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Christian J. Anderson


This article explores Amos Yong’s contributions to missiology through his concept of “pneumatological imagination” – that is, the hermeneutical embrace of Pentecost’s multivalent boundary-crossing potential. Two spheres of mission encounter that Yong has engaged with are examined: the spirit world, and the religions. In the Spirit’s encounter with spirit cosmologies, Yong looks for fruitful lines of continuity rather than radical severance, and develops a theology of “the powers” which connects the spirits to structural realities. In the Spirit’s encounter with the religions, Yong sets out avenues for discerning the Holy Spirit’s presence and activity in settings where Christ is not known or named. In this second, more controversial, area, Yong’s approach is critiqued for blurring the distinction between the Spirit’s sustaining and liberating activity. Concrete examples are suggested for how the Spirit might be seen as missionally active within non-Christian religions in ways that are more verifiably Christo-logical.

Hans Morten Haugen


The growing interest in the role of faith-based organizations (FBOs) in promoting social development is welcome, but the article nevertheless questions the value of the broad term FBOs. The categorizations of FBOs do not bring adequate clarity. Four justifications for keeping the FBO term are analyzed: (i) highlighting the importance of religion and the size of FBOs; (ii) identifying characteristics of FBOs, specifically extensive networks and stronger local presence; (iii) surveillance of FBOs as potentially divisive actors; and (iv) necessary to map donations. Four justifications for scrapping the FBO term are also analyzed: (i) the term FBO might give connotations to religiously extremist movements – or to Western worldviews; (ii) the emphasis on the “devotedness” inherent in FBOs might directly and indirectly promote behavioral economics; (iii) both religion and FBOs might become “essentialized”; and (iv) research of FBOs is characterized by a lack of rigorous methodological, investigative approach.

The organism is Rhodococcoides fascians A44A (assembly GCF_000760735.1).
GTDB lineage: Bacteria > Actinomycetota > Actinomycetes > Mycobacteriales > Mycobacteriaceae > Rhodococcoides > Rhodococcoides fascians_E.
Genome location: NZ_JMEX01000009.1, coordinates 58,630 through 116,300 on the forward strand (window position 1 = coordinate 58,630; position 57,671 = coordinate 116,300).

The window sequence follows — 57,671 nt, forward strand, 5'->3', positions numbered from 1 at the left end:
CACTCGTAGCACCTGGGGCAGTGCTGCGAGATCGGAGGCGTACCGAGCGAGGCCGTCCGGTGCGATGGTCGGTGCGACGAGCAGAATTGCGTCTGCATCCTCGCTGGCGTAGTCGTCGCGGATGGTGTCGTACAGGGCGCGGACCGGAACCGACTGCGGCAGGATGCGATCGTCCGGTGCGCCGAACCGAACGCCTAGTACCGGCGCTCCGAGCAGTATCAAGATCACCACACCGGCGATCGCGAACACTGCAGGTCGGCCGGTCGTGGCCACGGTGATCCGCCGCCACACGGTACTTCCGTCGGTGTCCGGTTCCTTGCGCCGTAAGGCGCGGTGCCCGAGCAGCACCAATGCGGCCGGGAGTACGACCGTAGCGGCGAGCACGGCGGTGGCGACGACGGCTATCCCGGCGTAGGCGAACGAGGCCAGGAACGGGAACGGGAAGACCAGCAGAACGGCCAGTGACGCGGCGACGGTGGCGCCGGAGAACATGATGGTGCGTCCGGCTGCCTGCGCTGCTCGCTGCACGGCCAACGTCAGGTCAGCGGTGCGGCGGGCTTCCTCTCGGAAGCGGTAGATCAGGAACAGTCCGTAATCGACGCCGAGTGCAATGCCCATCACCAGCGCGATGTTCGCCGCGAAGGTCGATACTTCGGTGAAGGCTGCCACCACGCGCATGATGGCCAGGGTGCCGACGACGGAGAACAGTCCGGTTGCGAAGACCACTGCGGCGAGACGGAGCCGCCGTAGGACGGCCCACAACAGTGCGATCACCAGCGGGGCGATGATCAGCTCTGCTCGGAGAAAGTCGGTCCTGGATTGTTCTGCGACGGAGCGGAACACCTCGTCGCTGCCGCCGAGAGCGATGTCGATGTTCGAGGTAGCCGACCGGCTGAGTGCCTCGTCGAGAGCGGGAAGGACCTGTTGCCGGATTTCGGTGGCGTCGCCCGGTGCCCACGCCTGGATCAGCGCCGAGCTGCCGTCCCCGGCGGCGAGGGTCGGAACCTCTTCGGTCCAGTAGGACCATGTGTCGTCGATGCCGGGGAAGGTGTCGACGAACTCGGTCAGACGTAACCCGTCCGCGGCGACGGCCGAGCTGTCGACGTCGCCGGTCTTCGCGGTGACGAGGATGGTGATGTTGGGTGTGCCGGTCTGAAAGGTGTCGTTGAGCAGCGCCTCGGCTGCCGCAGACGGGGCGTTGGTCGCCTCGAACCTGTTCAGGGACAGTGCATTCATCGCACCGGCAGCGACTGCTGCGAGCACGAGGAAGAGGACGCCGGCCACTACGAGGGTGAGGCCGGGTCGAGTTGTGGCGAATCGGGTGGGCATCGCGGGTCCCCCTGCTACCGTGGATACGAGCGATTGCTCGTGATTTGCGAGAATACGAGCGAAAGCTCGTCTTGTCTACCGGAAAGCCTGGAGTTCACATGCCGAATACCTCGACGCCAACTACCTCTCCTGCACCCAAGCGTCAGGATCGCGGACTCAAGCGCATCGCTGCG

Joseph N. Goh, Kristine C. Meneses and Donald E. Messer


Many lesbian, gay, bisexual and transgender people (LGBT), and people living with HIV (PLHIV) feel estranged from and misunderstood by their Christian communities. Churches, in turn, continue to wrestle with issues of theology and pastoral care pertaining to LGBT and PHIV. In response, this article aims to construct an ecclesiological praxis of inclusivity toward LGBT and PLHIV. Framed by Elisabeth Schüsler Fiorenza’s notion of Jesus’ basileia vision as the praxis of inclusive wholeness, we analyze, interpret and theologize narratives from elite interviews with three community leader-practitioners in Singapore and the Philippines who shared on their ministerial struggles, practices and visions. We suggest that churches can take the lead to engender an ecclesiological praxis of inclusivity by being (i) spaces of support, belonging and dignity for LGBT and PLHIV; and (ii) avenues for fostering dialogue with LGBT and PLHIV to articulate God’s inclusive love.